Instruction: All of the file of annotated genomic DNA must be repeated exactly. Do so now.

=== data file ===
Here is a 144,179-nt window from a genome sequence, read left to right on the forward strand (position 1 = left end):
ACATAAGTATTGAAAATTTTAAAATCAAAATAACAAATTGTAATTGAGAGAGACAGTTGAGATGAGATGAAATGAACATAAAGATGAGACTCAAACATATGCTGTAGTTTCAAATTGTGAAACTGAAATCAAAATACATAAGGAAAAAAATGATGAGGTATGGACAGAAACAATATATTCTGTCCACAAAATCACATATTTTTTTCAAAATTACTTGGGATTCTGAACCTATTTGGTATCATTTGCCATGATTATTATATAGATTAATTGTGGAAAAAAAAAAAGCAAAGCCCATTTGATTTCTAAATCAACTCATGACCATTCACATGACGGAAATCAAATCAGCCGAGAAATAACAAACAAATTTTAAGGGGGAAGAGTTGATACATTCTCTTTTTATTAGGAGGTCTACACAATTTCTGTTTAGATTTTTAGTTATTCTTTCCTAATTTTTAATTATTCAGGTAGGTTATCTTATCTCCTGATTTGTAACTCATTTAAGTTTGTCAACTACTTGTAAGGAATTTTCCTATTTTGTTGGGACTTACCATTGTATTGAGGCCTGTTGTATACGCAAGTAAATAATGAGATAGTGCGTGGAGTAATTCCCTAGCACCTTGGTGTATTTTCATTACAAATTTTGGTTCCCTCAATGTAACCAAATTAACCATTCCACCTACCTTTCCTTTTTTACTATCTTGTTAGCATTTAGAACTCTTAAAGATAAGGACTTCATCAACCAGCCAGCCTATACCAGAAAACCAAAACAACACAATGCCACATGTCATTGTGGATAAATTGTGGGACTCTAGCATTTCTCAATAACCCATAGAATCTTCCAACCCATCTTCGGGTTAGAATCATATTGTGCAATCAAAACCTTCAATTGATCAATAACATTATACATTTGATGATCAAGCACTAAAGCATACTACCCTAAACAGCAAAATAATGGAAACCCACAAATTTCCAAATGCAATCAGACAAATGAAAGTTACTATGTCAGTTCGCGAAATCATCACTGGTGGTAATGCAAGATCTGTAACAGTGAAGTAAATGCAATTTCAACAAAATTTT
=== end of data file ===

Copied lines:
Here is a 144,179-nt window from a genome sequence, read left to right on the forward strand (position 1 = left end):
ACATAAGTATTGAAAATTTTAAAATCAAAATAACAAATTGTAATTGAGAGAGACAGTTGAGATGAGATGAAATGAACATAAAGATGAGACTCAAACATATGCTGTAGTTTCAAATTGTGAAACTGAAATCAAAATACATAAGGAAAAAAATGATGAGGTATGGACAGAAACAATATATTCTGTCCACAAAATCACATATTTTTTTCAAAATTACTTGGGATTCTGAACCTATTTGGTATCATTTGCCATGATTATTATATAGATTAATTGTGGAAAAAAAAAAAGCAAAGCCCATTTGATTTCTAAATCAACTCATGACCATTCACATGACGGAAATCAAATCAGCCGAGAAATAACAAACAAATTTTAAGGGGGAAGAGTTGATACATTCTCTTTTTATTAGGAGGTCTACACAATTTCTGTTTAGATTTTTAGTTATTCTTTCCTAATTTTTAATTATTCAGGTAGGTTATCTTATCTCCTGATTTGTAACTCATTTAAGTTTGTCAACTACTTGTAAGGAATTTTCCTATTTTGTTGGGACTTACCATTGTATTGAGGCCTGTTGTATACGCAAGTAAATAATGAGATAGTGCGTGGAGTAATTCCCTAGCACCTTGGTGTATTTTCATTACAAATTTTGGTTCCCTCAATGTAACCAAATTAACCATTCCACCTACCTTTCCTTTTTTACTATCTTGTTAGCATTTAGAACTCTTAAAGATAAGGACTTCATCAACCAGCCAGCCTATACCAGAAAACCAAAACAACACAATGCCACATGTCATTGTGGATAAATTGTGGGACTCTAGCATTTCTCAATAACCCATAGAATCTTCCAACCCATCTTCGGGTTAGAATCATATTGTGCAATCAAAACCTTCAATTGATCAATAACATTATACATTTGATGATCAAGCACTAAAGCATACTACCCTAAACAGCAAAATAATGGAAACCCACAAATTTCCAAATGCAATCAGACAAATGAAAGTTACTATGTCAGTTCGCGAAATCATCACTGGTGGTAATGCAAGATCTGTAACAGTGAAGTAAATGCAATTTCAACAAAATTTT